Smart lockdowns are a viable option for the governments to launch targeted tracking, tracing, testing and quarantine mechanism in coordination with the national security apparatus to halt the spread of COVID-19.

The purpose of a smart lockdown is to provide relief to the labour class and the lower strata of the society so that they could survive economically along with fending off the virus.

The government has come up with a balancing strategy of a smart lockdown to help weaker segments of the society earn their livelihood while at the same time isolating the coronavirus cases and their contacts to contain the disease. It also allows the economy to function smoothly with guidelines of preventive measures such as social distancing and wearing of masks.

According to a report by Pakistan Institute of Development Economics, the COVID-19 has a latent period of 3 days, in which it is non-infectious. The suggested 14-day quarantine keeps people away from their workplaces, and hence helps stop spread of the infection. Even if someone gets infected on Day-1 of the cycle, their peak infection period would be during the lockdown days, reducing the number of secondary infections they can cause. Given the analysis above it is a safe estimate that smart lockdowns are here to stay.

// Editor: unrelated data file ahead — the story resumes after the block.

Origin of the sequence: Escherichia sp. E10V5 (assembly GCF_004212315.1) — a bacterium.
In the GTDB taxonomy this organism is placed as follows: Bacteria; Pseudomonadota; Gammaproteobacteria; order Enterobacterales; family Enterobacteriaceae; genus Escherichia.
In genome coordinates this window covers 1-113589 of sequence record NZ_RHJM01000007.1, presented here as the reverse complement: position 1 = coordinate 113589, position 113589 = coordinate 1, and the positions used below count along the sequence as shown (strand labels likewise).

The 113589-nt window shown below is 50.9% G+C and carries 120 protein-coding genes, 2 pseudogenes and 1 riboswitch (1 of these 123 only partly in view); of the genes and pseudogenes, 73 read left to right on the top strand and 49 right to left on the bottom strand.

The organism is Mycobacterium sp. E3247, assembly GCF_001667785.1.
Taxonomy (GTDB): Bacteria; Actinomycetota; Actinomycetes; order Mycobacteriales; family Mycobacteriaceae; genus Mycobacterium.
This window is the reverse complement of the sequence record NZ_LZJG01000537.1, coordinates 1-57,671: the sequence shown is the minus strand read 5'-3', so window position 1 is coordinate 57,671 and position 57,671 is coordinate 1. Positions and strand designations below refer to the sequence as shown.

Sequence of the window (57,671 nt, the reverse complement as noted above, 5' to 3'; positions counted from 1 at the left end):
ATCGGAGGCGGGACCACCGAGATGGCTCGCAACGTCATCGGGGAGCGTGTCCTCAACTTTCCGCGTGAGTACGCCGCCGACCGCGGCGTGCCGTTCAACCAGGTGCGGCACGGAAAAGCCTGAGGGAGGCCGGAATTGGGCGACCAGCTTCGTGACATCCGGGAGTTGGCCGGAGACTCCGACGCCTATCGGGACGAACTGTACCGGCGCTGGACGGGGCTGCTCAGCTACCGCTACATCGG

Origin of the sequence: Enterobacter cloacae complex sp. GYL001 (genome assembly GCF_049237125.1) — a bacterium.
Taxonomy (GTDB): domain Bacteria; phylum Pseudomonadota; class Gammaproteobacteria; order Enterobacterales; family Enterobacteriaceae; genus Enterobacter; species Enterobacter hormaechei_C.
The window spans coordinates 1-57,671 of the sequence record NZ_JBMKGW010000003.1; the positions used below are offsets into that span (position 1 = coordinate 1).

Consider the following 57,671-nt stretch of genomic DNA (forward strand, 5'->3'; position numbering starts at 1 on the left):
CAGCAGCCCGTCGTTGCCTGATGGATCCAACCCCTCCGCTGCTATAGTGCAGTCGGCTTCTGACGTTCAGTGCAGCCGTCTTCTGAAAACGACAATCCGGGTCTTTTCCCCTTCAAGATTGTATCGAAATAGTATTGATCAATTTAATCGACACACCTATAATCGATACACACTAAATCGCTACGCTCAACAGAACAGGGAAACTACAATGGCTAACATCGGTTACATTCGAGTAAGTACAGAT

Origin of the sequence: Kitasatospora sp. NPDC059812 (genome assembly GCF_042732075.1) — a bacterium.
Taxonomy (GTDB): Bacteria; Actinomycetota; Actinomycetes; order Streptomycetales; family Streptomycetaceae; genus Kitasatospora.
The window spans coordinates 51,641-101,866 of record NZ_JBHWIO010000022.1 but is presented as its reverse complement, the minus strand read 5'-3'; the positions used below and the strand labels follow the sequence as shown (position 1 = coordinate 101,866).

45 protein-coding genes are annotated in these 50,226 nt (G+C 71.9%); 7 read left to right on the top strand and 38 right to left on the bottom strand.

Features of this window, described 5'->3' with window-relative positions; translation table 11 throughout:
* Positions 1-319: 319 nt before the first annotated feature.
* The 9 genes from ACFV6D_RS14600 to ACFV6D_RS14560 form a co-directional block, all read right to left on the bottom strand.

As China recently reported a second wave of virus infections in Beijing, smaller regions susceptible to the virus outbreak will be isolated to ensure that the spread of the virus is contained.

Pakistan must stay ahead of the curve to ensure that its policy of smart lockdowns is not only viable, but also unopposed by the people. In such conditions, an odd player has emerged as the holder of the banner of change. Saeed Book Bank, the famed bookstore in the heart of the capital of the country, has raised the voice for improving mental health in these times.

A growing body of research indicates that reading changes your mind. Using MRI scans, researchers have confirmed that reading involves a complex network of circuits and signals in the brain. As your reading ability matures, those networks also get more robust and more sophisticated.

The Book Bank has reached out to its customers across the country to request the higher authorities to treat bookstores around the country as medical centres. In these times, books are the solution to these problems. Because parents–usually absent during the day due to their work–are at home too. They can disseminate school curricula and knowledge through books. As students are missing out on essential schooling, they are at risk. Younger children, as well as students with special needs, find it difficult to concentrate on their full capacity with online educational tools. Young children need the assistance of in-person instruction and may find it challenging to focus on a typical frontal class conducted on computer. students, with special needs, who also rely on in-person instruction, may find it especially challenging to switch to online platforms.

A rethink henceforth is required for smart lockdowns in Pakistan. The government has opted to open markets and financial institutions for limited periods to restrict the movement of people. I want to put forward an alternative. Rather than fixing times, these services should be offered round the clock. Since as closing time nears, people are in a rush to reach their homes and gather in their offices in the shape of groups, spoiling all social distancing. By ensuring round the clock services, commotion at the service centres could be avoided.


Hamza Aamir is an Economics and Mathematics graduate from the Lahore University of Management Sciences. He can be reached at